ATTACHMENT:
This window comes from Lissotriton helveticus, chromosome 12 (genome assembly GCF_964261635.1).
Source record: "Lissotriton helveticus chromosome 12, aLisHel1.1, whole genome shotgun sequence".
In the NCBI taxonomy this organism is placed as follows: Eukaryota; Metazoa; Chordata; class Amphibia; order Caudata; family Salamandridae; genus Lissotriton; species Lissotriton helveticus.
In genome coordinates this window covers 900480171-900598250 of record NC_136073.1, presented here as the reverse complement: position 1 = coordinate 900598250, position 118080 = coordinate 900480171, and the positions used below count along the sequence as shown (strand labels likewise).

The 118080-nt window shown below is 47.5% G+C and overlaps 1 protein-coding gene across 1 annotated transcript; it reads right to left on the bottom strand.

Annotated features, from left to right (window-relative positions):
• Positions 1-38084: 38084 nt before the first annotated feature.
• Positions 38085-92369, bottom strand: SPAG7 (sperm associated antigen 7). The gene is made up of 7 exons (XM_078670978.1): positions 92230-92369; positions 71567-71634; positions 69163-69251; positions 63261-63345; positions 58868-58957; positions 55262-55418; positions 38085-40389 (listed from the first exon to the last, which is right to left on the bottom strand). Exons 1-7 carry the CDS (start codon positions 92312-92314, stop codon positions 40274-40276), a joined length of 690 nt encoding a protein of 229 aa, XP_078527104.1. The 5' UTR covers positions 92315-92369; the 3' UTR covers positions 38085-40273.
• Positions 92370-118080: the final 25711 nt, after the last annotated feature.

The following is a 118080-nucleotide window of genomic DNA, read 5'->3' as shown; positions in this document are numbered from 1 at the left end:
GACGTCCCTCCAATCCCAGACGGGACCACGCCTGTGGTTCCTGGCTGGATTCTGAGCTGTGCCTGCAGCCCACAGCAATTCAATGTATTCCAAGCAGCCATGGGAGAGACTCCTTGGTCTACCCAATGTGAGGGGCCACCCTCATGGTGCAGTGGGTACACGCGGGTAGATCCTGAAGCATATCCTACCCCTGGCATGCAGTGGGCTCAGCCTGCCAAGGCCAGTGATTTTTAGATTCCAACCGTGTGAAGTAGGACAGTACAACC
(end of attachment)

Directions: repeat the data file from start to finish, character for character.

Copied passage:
This window comes from Lissotriton helveticus, chromosome 12 (genome assembly GCF_964261635.1).
Source record: "Lissotriton helveticus chromosome 12, aLisHel1.1, whole genome shotgun sequence".
In the NCBI taxonomy this organism is placed as follows: Eukaryota; Metazoa; Chordata; class Amphibia; order Caudata; family Salamandridae; genus Lissotriton; species Lissotriton helveticus.
In genome coordinates this window covers 900480171-900598250 of record NC_136073.1, presented here as the reverse complement: position 1 = coordinate 900598250, position 118080 = coordinate 900480171, and the positions used below count along the sequence as shown (strand labels likewise).

The 118080-nt window shown below is 47.5% G+C and overlaps 1 protein-coding gene across 1 annotated transcript; it reads right to left on the bottom strand.

Annotated features, from left to right (window-relative positions):
• Positions 1-38084: 38084 nt before the first annotated feature.
• Positions 38085-92369, bottom strand: SPAG7 (sperm associated antigen 7). The gene is made up of 7 exons (XM_078670978.1): positions 92230-92369; positions 71567-71634; positions 69163-69251; positions 63261-63345; positions 58868-58957; positions 55262-55418; positions 38085-40389 (listed from the first exon to the last, which is right to left on the bottom strand). Exons 1-7 carry the CDS (start codon positions 92312-92314, stop codon positions 40274-40276), a joined length of 690 nt encoding a protein of 229 aa, XP_078527104.1. The 5' UTR covers positions 92315-92369; the 3' UTR covers positions 38085-40273.
• Positions 92370-118080: the final 25711 nt, after the last annotated feature.

The following is a 118080-nucleotide window of genomic DNA, read 5'->3' as shown; positions in this document are numbered from 1 at the left end:
GACGTCCCTCCAATCCCAGACGGGACCACGCCTGTGGTTCCTGGCTGGATTCTGAGCTGTGCCTGCAGCCCACAGCAATTCAATGTATTCCAAGCAGCCATGGGAGAGACTCCTTGGTCTACCCAATGTGAGGGGCCACCCTCATGGTGCAGTGGGTACACGCGGGTAGATCCTGAAGCATATCCTACCCCTGGCATGCAGTGGGCTCAGCCTGCCAAGGCCAGTGATTTTTAGATTCCAACCGTGTGAAGTAGGACAGTACAACC